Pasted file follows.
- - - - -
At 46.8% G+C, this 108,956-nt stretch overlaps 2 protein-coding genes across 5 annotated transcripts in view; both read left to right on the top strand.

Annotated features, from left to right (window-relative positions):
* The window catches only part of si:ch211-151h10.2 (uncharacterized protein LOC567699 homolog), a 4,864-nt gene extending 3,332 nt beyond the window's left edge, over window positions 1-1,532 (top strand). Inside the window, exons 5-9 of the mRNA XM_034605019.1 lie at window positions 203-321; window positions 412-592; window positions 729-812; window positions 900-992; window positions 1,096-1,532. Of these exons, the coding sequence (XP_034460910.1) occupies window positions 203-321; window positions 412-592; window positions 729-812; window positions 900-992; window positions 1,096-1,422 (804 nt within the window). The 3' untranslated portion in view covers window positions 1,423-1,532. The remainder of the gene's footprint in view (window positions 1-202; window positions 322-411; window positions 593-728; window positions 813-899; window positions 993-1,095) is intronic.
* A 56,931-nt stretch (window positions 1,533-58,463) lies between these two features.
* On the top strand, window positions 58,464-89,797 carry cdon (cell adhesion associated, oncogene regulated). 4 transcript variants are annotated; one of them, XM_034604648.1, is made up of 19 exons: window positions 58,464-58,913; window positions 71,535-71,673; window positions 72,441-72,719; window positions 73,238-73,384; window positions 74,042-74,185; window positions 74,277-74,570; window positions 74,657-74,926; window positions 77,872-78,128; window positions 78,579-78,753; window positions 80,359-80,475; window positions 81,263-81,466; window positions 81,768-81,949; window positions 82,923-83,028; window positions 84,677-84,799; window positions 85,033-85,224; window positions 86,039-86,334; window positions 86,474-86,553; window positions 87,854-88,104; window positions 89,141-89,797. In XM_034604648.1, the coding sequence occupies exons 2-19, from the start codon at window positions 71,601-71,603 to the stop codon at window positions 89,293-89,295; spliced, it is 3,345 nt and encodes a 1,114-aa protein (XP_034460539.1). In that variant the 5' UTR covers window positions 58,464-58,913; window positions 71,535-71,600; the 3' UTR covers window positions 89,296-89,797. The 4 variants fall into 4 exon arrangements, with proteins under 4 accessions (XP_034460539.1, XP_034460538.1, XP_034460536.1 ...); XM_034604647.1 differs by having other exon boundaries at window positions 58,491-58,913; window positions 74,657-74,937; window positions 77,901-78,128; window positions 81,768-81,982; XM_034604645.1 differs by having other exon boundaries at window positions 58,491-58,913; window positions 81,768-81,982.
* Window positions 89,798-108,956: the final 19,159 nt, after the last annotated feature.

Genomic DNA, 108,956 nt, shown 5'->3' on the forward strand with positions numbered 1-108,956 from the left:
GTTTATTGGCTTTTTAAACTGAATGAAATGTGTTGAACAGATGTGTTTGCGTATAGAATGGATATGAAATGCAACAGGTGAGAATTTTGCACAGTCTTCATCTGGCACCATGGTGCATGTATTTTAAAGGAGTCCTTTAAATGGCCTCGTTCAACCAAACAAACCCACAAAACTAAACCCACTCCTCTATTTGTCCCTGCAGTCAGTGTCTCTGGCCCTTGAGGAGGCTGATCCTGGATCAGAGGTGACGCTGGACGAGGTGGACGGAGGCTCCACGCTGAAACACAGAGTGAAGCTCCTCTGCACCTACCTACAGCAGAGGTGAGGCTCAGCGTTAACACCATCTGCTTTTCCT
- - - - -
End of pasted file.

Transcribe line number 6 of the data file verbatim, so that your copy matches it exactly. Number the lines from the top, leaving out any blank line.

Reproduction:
* Window positions 89,798-108,956: the final 19,159 nt, after the last annotated feature.